R Krall Top tips in order for us to be successful we really needed that, we already talked about it, that executive sponsorship was critical. The second was probably how we went out and chose our Lean experts. We call them CB Leaders. We went out and tapped people that were already credible leaders in the organisation, so of our first group of about eight CB Leaders in the generation business, three of them were plant managers, the balance of them were either operations or maintenance superintendents, so these were folks that were pretty high in the organisation that had instant credibility, and on top of that we had a pretty good, I would call, a pretty comprehensive training programme to get them up to speed with the tools and facilitation requirements. That was, pick the right people and have a good fundamental training programme to get them up to speed. The other part was a lot of good coaching, and the coaching isn’t just for your CB Leaders or your Lean or Six Sigma experts, it’s also coaching for the leadership; how do they use these tools, how do they support people in these Kaizen Events and what are the things they should say and what should they be looking for? So, the coaching goes both ways up and down the chain of command, with your leaders, your staff of experts and also with your leadership on how they should use the tools. And I think, lastly, is you go for those quick wins, what you had asked earlier. If you can show that there’s value in this and that you can make an impact everybody gets excited about it.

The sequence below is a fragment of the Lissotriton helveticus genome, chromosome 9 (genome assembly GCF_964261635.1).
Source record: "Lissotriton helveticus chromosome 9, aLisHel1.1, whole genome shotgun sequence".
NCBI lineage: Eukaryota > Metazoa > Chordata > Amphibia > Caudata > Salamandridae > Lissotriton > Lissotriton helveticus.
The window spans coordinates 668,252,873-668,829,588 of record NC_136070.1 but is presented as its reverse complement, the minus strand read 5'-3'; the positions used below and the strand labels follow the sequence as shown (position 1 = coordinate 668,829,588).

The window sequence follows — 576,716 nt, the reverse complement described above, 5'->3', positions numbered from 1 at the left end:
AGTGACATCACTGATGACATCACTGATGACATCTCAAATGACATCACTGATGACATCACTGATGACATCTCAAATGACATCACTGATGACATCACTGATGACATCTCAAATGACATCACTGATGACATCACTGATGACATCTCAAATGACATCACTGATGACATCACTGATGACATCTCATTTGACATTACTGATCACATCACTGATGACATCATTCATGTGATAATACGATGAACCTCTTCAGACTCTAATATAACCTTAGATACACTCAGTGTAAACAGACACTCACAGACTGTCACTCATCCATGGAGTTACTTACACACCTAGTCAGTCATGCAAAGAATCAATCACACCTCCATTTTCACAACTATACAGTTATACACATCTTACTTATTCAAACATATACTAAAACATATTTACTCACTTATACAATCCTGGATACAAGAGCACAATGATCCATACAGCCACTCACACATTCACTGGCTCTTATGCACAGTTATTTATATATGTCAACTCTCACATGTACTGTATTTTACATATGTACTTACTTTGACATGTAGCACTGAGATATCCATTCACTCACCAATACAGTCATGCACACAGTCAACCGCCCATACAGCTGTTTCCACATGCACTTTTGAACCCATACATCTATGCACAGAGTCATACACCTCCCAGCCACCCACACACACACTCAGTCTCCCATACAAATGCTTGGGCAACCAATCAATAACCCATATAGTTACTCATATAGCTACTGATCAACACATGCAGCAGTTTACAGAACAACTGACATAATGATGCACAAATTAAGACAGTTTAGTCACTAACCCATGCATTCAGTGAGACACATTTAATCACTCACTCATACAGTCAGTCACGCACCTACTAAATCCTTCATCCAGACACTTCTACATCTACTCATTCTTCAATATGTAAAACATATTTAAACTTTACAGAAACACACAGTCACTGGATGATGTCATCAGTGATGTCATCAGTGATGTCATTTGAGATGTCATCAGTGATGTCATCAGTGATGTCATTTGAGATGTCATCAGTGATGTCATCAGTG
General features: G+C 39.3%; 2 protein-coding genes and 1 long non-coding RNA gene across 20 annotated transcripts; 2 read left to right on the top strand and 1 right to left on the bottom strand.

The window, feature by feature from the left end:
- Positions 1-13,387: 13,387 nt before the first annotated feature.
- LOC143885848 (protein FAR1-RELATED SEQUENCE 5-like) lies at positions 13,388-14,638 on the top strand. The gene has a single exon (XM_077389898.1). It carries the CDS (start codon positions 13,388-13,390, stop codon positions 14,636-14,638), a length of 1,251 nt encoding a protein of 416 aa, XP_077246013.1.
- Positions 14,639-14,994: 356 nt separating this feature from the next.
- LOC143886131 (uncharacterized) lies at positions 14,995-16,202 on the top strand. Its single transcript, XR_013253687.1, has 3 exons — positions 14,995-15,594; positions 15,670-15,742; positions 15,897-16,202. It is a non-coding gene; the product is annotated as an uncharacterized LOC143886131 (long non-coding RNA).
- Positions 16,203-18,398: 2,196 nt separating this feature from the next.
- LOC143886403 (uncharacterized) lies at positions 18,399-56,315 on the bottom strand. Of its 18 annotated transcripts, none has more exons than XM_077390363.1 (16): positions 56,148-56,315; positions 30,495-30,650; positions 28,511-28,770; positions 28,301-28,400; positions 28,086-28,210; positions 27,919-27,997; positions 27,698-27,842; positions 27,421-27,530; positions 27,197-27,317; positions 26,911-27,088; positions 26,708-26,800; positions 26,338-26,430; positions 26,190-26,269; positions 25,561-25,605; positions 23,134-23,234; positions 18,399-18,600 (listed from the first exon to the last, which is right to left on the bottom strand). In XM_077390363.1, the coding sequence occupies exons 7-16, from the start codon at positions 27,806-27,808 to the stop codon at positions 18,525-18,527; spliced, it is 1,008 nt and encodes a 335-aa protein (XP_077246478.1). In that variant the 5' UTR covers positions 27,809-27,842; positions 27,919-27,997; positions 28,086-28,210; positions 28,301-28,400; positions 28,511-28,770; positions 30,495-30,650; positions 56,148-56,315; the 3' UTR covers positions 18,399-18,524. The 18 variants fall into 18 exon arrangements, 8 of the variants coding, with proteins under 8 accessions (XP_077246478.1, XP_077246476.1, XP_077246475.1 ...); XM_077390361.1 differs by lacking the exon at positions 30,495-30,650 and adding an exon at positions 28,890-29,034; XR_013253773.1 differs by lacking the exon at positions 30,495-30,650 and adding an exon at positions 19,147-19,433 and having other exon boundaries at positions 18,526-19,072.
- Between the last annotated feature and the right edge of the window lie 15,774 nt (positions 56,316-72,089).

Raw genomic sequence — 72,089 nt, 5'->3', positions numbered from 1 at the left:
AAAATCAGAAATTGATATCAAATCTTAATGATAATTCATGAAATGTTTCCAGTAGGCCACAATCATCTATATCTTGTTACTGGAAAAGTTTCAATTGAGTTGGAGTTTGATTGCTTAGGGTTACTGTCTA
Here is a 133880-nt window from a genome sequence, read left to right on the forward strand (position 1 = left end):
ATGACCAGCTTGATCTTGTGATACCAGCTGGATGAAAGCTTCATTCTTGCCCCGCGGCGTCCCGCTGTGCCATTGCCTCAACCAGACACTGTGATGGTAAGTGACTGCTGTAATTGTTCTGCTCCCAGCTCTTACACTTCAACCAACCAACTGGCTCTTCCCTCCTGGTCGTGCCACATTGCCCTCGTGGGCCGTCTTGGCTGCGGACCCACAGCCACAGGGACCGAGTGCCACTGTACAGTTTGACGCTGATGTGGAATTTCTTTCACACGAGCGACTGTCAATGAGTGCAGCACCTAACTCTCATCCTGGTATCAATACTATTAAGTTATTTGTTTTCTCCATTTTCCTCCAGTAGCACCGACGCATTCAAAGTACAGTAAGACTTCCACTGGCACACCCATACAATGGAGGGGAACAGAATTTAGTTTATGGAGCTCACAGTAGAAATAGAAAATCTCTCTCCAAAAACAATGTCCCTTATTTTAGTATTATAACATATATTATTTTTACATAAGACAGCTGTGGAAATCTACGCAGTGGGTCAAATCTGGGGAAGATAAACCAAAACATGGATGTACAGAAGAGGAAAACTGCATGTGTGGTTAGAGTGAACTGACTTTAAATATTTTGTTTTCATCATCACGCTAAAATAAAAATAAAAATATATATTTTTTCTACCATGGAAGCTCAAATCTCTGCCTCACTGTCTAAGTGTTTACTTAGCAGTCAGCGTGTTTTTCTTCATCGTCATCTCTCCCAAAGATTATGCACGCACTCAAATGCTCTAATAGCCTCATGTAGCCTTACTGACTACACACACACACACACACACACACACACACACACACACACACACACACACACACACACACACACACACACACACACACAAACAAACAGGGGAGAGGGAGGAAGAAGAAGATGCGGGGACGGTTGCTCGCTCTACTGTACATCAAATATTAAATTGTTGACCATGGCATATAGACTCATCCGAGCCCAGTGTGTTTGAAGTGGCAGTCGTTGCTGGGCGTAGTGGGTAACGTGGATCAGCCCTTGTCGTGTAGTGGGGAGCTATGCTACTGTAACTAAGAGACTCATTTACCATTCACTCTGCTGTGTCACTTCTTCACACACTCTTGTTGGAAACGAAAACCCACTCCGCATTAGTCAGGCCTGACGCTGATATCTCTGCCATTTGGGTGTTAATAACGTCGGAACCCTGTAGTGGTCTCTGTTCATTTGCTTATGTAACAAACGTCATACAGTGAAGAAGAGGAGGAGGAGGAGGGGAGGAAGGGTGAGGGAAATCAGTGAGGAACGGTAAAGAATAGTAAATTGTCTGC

PEX Network Now, finally, what do you think is going to be the key themes and discussion points to come out of this year’s event?

R Krall What we just talked about. I’ll give you some specific examples. At least in my part of the session, I’ve got at least one example where we go into detail of how we’ve improved one of our processes. In any coal-fired power plant there’s a thing called a polariser. I use that as an example to highlight all the points we just talked about; quick wins, using the right people, the right training. I think we wrap it all up and at least show where it works in one of our plants and show some credibility in it.

PEX Network I look forward to hearing more at the event. It sounds like it’s going to be an excellent presentation with a lot to think about. Thanks very much for your time today to talk to us.

R Krall Thank you very much for the opportunity.


Thank you, for your interest in The Case for Process Excellence in Public Utilities.
Helen Winsor
Contributor: Helen Winsor